SPAIN’s ambitious plans to see the regulation and distribution of medical cannabis rolled out across the country by the end of 2022 appear to have been delayed.
December 27, 2022 marked the deadline for the Spanish Agency for Medicines and Health Products (AEMPS) to ensure proposals, passed in June, ‘fit into regulations’.
As this deadline has come and gone, the Spanish government has remained tight-lipped about the reasons behind the delay, and when this legislation could be enacted.
Just like Germany’s ‘traffic-light’ coalition, the current administration is now in a ‘race against the clock’ to deliver on its promise of cannabis reform before regional, municipal and general elections put the project under threat.
Doubts remain, however, over whether this rapid legislative turnaround will deliver a competent and efficient medical cannabis programme.
‘Medical cannabis by the end of the year’
Following over a year of research, a subcommittee tasked with investigating medical cannabis frameworks deployed throughout the world put forward its proposals for how a similar framework would look in Spain.
Later that month (June 2022), the Health and Consumption Commission of the Congress of Deputies voted to approve these proposals in a dramatic decision that came down to the wire, including last-minute amendments and threats to scupper the process entirely.
After the proposals were given the green light, the task fell to the AEMPS to prepare a document with recommendations of how to fit this framework into the country’s regulations and ensure they were legally viable.
However, the AEMPS was given just six months to complete this task amid government efforts to slash deadlines and push the medical cannabis project through as quickly as possible.
More than two weeks after the initial six-month deadline, this document is nowhere to be seen, stalling any further progress on bringing these proposals into law.
“We don’t have any clue what’s going on,” the Spanish Observatory of Medicinal Cannabis (OECM) president Carola Pérez told BusinessCann.
“We don’t have any answers from the Spanish government…We are afraid the Spanish government is playing with us.”
According to Ms Pérez, while the AEMPS has promised the OECM that it was due to meet its deadline, there is now radio silence on the situation.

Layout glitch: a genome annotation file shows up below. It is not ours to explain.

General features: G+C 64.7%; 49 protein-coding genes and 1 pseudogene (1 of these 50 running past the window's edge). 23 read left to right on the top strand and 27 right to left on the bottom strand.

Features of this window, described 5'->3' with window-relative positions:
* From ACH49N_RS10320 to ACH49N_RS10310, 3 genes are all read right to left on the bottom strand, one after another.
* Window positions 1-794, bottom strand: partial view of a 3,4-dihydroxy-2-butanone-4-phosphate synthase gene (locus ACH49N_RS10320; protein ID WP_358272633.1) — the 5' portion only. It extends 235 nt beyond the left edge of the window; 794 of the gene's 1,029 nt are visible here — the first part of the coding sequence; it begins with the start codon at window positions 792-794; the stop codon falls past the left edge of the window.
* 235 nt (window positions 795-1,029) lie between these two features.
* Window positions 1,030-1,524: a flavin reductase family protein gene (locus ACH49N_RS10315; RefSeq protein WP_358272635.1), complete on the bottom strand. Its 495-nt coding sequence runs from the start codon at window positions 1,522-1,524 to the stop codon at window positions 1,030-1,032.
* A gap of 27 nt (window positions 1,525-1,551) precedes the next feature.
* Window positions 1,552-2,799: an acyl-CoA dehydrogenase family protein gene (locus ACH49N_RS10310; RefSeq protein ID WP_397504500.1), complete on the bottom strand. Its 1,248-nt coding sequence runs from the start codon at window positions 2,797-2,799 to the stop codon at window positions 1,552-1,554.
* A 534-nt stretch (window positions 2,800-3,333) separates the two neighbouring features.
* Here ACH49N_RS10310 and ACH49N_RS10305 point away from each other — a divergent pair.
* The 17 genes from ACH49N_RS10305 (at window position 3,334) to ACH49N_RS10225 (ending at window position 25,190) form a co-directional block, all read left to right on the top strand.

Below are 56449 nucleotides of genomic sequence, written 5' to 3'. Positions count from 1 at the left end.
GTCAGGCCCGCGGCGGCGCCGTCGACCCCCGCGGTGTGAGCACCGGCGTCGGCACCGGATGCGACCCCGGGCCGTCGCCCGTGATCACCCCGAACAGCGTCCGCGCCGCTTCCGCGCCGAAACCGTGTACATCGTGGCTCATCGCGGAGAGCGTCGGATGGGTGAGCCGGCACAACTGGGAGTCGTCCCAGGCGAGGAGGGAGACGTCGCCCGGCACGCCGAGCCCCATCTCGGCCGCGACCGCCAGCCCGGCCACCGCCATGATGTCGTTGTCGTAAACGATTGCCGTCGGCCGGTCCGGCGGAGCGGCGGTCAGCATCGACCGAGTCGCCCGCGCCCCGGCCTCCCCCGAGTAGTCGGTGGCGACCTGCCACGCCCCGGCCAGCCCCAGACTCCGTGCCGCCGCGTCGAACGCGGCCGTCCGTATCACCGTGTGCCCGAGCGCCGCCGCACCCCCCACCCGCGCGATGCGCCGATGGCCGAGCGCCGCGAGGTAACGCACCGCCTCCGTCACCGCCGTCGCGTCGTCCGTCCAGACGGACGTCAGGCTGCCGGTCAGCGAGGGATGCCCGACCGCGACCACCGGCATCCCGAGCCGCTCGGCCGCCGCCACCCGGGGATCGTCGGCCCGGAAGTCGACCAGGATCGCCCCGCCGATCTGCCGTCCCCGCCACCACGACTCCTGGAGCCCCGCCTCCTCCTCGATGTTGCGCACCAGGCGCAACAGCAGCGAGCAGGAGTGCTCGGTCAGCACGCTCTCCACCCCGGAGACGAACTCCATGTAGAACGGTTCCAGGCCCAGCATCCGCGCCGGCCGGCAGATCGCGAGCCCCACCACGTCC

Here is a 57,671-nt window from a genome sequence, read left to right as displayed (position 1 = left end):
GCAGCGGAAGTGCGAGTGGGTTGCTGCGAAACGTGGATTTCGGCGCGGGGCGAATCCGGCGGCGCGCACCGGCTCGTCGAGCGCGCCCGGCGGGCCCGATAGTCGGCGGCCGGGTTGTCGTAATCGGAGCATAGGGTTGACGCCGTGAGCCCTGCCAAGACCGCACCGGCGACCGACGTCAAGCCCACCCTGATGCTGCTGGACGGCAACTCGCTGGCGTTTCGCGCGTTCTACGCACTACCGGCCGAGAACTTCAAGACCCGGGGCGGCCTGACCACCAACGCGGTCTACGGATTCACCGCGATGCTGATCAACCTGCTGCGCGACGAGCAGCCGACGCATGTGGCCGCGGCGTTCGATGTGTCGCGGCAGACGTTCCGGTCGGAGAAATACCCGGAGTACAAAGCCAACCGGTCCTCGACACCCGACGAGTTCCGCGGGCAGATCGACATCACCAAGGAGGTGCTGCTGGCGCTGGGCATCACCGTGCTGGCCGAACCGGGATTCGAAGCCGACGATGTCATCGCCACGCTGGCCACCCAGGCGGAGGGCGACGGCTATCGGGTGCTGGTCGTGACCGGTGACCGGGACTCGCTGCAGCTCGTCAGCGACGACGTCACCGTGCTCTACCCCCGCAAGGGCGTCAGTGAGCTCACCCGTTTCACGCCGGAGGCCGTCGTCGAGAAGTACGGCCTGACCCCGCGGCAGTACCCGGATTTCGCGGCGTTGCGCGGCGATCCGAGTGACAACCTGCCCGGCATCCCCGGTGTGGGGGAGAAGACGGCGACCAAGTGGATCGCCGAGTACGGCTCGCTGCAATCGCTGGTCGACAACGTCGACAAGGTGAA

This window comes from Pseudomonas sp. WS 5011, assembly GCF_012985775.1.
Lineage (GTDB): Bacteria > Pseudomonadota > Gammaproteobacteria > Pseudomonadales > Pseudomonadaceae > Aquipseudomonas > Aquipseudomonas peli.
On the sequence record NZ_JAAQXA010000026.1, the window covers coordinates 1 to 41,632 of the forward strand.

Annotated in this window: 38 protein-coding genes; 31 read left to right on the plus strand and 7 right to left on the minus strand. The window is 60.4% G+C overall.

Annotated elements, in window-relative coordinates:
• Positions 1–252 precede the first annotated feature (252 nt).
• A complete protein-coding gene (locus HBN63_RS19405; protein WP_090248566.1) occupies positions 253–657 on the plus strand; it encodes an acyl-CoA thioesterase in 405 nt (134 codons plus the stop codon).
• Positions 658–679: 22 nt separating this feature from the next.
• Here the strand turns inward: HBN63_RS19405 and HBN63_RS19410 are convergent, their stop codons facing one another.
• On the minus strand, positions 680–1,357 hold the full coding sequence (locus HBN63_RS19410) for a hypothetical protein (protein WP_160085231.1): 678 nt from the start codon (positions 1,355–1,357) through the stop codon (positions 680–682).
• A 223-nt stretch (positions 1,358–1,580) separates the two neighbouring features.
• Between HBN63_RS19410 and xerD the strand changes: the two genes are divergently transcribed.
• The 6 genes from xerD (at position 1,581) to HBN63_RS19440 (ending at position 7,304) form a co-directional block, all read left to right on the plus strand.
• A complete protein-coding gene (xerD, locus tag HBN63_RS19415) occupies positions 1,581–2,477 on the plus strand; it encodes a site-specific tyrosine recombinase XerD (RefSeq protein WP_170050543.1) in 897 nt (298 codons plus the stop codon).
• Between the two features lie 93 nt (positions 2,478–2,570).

She added that some press reports have suggested the report could be ready by January 20, but nothing has been confirmed.
In a statement to Spanish publication El Mundo on the day after the initial December 27 deadline, the AEMPs said it intended to publish the recommendations before the end of the year if not the first days of January.
“Everything indicated by the Subcommittee has been collected, and it has been compared with all the European Union guides and models from other countries. They are looking at the best way to guarantee the quality, safety and efficacy of the drug. Despite the fact that we know that not everyone is going to be happy, we have to act as a scientific-technical body.”
Furthermore, the government has given little indication as to what happens after the report is published.
She continued: “No one has replied to the question – when the agency releases the report, what’s going to happen next? Do we have to go to Congress again and vote? Do we go to the Minister of Health? Do we go to get interterritorial advice? We don’t know anything.
“There are so many questions that need to be answered, and no one is answering them.”
Race against the clock
With so much up in the air, the race is on for the current administration to make good on its promises of cannabis reform before the elections take place, which could scupper the project entirely.
Regional and municipal elections are due to take place across many regions of Spain on May 28, with a general election due to take place later this year.
The conservative People’s Party (PP) are now ahead in the polls, with speculation it may need the support of the far-right Vox party to form a government. Both parties voted against the medical cannabis bill in June 2022.
“If we have new elections and the conservatives win, this is going to be a problem. It’s a race against the clock.”
There are also concerns that even a delayed programme would be too restrictive for patients, forcing many to return to Spain’s prevalent illicit market.
One of the issues that the AEMPS has spoken about, according to the OECM, is its reluctance to include the use of flowers in vaporisers, a method approved in numerous EU countries.
Concerns also remain around whether prescriptions will be limited to specialist doctors, in which case Ms Pérez believes there is a risk patients will be forced to choose between waiting lists of up to a year or private prescriptions, likely to be out of budget for the majority.